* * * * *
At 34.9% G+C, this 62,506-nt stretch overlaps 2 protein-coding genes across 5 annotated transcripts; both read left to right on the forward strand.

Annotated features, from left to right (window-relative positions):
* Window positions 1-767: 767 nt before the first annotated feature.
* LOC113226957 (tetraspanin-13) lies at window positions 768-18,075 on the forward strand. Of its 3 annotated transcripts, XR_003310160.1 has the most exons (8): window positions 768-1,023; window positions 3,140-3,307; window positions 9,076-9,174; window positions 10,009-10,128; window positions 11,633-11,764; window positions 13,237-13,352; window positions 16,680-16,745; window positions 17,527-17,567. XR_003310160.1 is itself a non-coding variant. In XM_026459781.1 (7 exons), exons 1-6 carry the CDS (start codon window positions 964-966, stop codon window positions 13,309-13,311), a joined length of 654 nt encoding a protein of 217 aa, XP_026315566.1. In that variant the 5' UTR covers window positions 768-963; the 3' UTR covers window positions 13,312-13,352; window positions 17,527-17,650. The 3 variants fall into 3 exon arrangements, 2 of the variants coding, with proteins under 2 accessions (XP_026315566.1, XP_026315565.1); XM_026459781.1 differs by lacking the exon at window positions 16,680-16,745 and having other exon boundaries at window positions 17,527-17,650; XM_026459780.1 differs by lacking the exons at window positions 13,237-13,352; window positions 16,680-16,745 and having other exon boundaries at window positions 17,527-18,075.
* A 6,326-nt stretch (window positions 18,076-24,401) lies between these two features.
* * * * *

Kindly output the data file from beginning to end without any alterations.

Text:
At 34.9% G+C, this 62,506-nt stretch overlaps 2 protein-coding genes across 5 annotated transcripts; both read left to right on the forward strand.

Annotated features, from left to right (window-relative positions):
* Window positions 1-767: 767 nt before the first annotated feature.
* LOC113226957 (tetraspanin-13) lies at window positions 768-18,075 on the forward strand. Of its 3 annotated transcripts, XR_003310160.1 has the most exons (8): window positions 768-1,023; window positions 3,140-3,307; window positions 9,076-9,174; window positions 10,009-10,128; window positions 11,633-11,764; window positions 13,237-13,352; window positions 16,680-16,745; window positions 17,527-17,567. XR_003310160.1 is itself a non-coding variant. In XM_026459781.1 (7 exons), exons 1-6 carry the CDS (start codon window positions 964-966, stop codon window positions 13,309-13,311), a joined length of 654 nt encoding a protein of 217 aa, XP_026315566.1. In that variant the 5' UTR covers window positions 768-963; the 3' UTR covers window positions 13,312-13,352; window positions 17,527-17,650. The 3 variants fall into 3 exon arrangements, 2 of the variants coding, with proteins under 2 accessions (XP_026315566.1, XP_026315565.1); XM_026459781.1 differs by lacking the exon at window positions 16,680-16,745 and having other exon boundaries at window positions 17,527-17,650; XM_026459780.1 differs by lacking the exons at window positions 13,237-13,352; window positions 16,680-16,745 and having other exon boundaries at window positions 17,527-18,075.
* A 6,326-nt stretch (window positions 18,076-24,401) lies between these two features.